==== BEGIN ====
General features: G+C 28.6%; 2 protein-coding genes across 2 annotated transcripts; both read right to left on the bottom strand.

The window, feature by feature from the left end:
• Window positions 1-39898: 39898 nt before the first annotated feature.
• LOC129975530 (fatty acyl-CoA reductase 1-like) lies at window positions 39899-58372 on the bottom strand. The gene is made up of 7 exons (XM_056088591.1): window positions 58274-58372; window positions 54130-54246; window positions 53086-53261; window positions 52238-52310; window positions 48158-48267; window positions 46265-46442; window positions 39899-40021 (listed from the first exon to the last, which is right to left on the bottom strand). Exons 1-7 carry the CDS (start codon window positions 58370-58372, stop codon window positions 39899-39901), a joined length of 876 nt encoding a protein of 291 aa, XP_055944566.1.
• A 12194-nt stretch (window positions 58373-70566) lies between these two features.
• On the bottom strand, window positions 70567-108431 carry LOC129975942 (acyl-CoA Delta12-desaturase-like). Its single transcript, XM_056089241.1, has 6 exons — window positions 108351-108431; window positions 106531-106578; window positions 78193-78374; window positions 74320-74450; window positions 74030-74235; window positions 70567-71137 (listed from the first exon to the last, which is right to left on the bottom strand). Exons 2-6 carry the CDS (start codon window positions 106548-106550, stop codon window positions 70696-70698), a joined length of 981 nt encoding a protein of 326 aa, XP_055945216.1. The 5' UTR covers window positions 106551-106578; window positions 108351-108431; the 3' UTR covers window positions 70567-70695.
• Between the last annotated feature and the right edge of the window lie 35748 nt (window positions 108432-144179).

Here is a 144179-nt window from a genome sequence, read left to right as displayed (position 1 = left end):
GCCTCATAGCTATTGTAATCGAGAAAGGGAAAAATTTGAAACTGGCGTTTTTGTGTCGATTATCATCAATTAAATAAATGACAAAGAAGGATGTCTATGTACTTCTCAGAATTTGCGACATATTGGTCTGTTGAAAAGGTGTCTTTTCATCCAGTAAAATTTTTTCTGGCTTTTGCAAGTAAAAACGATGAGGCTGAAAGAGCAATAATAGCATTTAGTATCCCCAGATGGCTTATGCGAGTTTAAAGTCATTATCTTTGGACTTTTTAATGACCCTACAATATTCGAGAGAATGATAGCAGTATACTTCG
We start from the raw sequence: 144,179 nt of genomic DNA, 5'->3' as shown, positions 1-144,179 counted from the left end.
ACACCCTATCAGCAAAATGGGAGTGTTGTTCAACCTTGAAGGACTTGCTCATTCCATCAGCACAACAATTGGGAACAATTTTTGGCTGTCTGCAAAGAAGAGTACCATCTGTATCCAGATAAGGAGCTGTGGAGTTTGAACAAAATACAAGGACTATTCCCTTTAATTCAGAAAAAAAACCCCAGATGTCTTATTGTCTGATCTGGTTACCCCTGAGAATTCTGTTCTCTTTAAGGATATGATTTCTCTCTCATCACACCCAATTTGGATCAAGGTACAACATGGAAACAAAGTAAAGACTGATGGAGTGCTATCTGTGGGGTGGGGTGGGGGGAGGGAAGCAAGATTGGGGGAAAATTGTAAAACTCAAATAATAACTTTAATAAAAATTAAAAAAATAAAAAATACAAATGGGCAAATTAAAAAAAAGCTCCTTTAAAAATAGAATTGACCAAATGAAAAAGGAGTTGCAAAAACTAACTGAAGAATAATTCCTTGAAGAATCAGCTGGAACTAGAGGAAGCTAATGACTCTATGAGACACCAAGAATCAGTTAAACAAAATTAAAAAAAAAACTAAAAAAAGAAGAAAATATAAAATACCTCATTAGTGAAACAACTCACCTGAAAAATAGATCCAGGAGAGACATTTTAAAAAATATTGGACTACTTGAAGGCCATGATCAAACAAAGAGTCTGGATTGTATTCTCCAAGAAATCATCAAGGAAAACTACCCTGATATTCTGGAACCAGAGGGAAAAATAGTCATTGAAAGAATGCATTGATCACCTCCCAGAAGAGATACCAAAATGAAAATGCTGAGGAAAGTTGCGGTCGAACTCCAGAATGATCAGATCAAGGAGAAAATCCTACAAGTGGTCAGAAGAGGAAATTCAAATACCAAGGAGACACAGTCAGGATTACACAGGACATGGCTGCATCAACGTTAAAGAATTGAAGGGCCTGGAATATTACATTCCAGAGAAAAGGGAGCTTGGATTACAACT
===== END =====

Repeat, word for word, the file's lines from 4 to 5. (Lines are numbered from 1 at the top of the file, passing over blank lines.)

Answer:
• LOC129975530 (fatty acyl-CoA reductase 1-like) lies at window positions 39899-58372 on the bottom strand. The gene is made up of 7 exons (XM_056088591.1): window positions 58274-58372; window positions 54130-54246; window positions 53086-53261; window positions 52238-52310; window positions 48158-48267; window positions 46265-46442; window positions 39899-40021 (listed from the first exon to the last, which is right to left on the bottom strand). Exons 1-7 carry the CDS (start codon window positions 58370-58372, stop codon window positions 39899-39901), a joined length of 876 nt encoding a protein of 291 aa, XP_055944566.1.
• A 12194-nt stretch (window positions 58373-70566) lies between these two features.